Welcome to the Marine Mammal and wildlife Research and Community Development Expedition blog where you can keep up to date with all the happenings and information from Kenya

Saturday, June 11, 2011

Fishy Feeding Frenzy

It was just another day out on marine, with the calm waters and light breeze of early April. The rains had come and gone early, but the skies remained overcast and ominous. We had set out in search of Long-snouted spinner dolphins, but after a fruitless hour of dedicated survey our hopes of seeing the last spinners of the season were quickly fading. Then Faridi, our fearless boat captain, drew our attention to an area of turbulent water 500m away. Could it be that we had found our dolphins?

We followed the dive-bombing seabirds in their feeding frenzy

We quickly headed to the scene and there we found that, rather than dolphins, we had been lucky enough to come across a large feeding event where a school of fish were being herded by predatory king fish. The frenzied fish were jumping out of the water this way and that and above the confusion seabirds were waiting to pounce. We sighted brown noddies and sooty, roseate and common terns. No doubt there were a number of other species present that we were unable to distinguish in the fray. The birds wheeled and dove into the water, coming up with beaks full of small fish. There were literally hundreds of them and the air was filled with their cries. Against the backdrop of the dark, forbidding skies the terns stood out stark white and the noddies black, creating a chaotic and almost sinister tableau. The frenzy was undisturbed by our presence and we were able to follow the event for 20 or so minutes, and could have stayed longer if we hadn’t had to get on with our survey.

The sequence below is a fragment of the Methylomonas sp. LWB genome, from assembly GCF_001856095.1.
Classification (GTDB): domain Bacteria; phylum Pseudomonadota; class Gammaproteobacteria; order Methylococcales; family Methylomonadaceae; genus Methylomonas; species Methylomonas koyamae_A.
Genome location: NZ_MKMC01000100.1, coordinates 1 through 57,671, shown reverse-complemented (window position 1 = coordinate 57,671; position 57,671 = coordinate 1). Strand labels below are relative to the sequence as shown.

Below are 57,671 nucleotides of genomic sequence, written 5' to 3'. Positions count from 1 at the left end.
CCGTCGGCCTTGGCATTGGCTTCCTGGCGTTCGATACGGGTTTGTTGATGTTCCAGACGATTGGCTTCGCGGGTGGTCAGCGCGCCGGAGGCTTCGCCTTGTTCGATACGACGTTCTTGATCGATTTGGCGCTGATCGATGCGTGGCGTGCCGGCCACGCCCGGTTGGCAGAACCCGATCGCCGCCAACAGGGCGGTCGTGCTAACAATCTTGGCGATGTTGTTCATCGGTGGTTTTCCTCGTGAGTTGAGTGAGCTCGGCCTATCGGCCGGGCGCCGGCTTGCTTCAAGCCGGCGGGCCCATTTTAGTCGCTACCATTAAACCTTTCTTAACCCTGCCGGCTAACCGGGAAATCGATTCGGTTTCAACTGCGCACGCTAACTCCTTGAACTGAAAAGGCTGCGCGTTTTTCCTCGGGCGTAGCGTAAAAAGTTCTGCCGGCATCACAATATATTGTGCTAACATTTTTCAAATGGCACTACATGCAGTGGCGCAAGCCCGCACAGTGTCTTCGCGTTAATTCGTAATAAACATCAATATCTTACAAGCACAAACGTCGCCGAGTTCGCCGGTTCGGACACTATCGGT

The predatory kingfish cause panicked leaps by their prey
It was exhilarating to follow the event as the kingfish turned their prey this way and that. We would head for 20 metres in one direction, only to have the frantic fish double back and head the other way. They were easy to follow, the water bubbled and frothed and often many of the terrified fish would leap from the water at once. If the chase ever disappeared deeper under the surface we could simply follow the birds, watching as they rose to a greater height to better seek out their prey below. As a born “birdo” I found this event to be one of the great observations of the expedition. I had witnessed birds and fish hunting smaller fish at home but never in such great numbers and never had I been able to follow the event for such a long time or distance. After a while my not-so-bird-crazy companions began to tire of chasing seabirds and my weak excuse that maybe dolphins would turn up to join the feast was getting old. So, as responsible survey leader, I rallied the team and we headed for a snorkel in the calmer waters of the Mpunguti Islands, the frenzy just part of another day on Marine.